The Fujifilm XF 18mm f1.4 is a wide-angle prime lens for the X-series mirrorless system. Announced in April 2021 and costing $999 or 879 pounds, the XF 18mm delivers standard wide angle coverage equivalent to 27mm when mounted on an X-series body.
It’s a higher-end alternative to the existing 18mm f2 pancake lens, with an extra stop of aperture and weather-sealing, albeit larger and roughly 50% more expensive. Meanwhile the new 18 1.4 costs around the same as the earlier 16mm f1.4 which is equivalent to 24mm if you prefer something wider. Fujifilm sent me a pre-production sample for my first-looks review video below, where I’ll show you everything you need to know about the lens. Since then I have tested a final production copy of the lens for my updated sample images gallery. If you prefer a written version, keep scrolling!
Above: The 28mm focal length – or thereabouts – falls roughly between the mild 35s and wider 24s, capturing a respectable field of view while avoiding dramas with distortion or perspective. They’re the safe wide angle choice, ideal for a wide variety of subjects and today in a market flooded by new 24s and 35s, feel almost exotic. Ironic since back in the day they were the typically the second lens everyone bought after a standard 50.
Above: At 69x76mm and weighing 370g, the XF 18mm f1.4 is similar in size and almost identical in weight to the earlier 16 1.4. The only key difference in dimensions is a slightly narrower barrel, in turn allowing smaller 62mm filters versus 67 on the wider lens. For the record, the older 18mm f2 is a little narrower still, allowing 52mm filters, but most obviously it’s less than half the length and one third the weight, so if ultimate portability is important, order the pancake.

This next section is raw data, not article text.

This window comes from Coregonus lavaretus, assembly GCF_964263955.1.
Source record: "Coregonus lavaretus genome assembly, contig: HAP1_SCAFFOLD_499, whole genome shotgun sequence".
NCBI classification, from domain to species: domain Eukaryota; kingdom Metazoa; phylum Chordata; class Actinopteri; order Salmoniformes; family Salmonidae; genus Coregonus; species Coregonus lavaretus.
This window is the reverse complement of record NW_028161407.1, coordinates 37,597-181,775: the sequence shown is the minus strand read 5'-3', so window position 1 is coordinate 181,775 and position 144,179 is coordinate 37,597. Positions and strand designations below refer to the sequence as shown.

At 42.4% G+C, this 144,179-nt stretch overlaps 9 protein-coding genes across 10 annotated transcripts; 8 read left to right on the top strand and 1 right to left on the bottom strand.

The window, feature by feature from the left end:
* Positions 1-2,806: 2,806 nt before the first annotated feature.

Above: As a WR lens, the 18 1.4 is dust and moisture resistant, a benefit both it and the 16 1.4 share over the older 18 f2 which is not sealed.
Above: In terms of controls, the 18 1.4 is equipped with an aperture ring running between 1.4 and 16 in one third EV increments with a satisfying click between them. There’s a lock button to hold it in the A position for aperture control via the body if preferred, but no de-clickable option. That said, recent Fujifilm bodies allow silent adjustment of the aperture in movie mode via the touch screen, again in one third increments. There’s a substantial manual focusing ring which turns smoothly and operates with motor assistance, although…
Above: …the lens strangely lacks the pull-back clutch mechanism of the 16 1.4 (seen above) and 23 1.4 that also reveals depth-of-field markings.
Above: Fujifilm supplies the 18 1.4 with a plastic petal lens hood that twists on with a bayonet fitting, and again the filter measures 62mm.
In my focus tests using Single AFS mode at f1.4, it was pretty swift, albeit with the usual minor contrast-based wobble to confirm at each end – remember this is a pre-production lens so may change. The lens employs a linear motor and felt quick in day-to-day use. In the movie mode with Continuous AFC, the camera relies on phase-detect AF alone to more confidently stop at the subject without the contrast-based confirmation and while the refocusing briefly pauses at times, it’s similar to my experiences testing other Fujifilm bodies and lenses.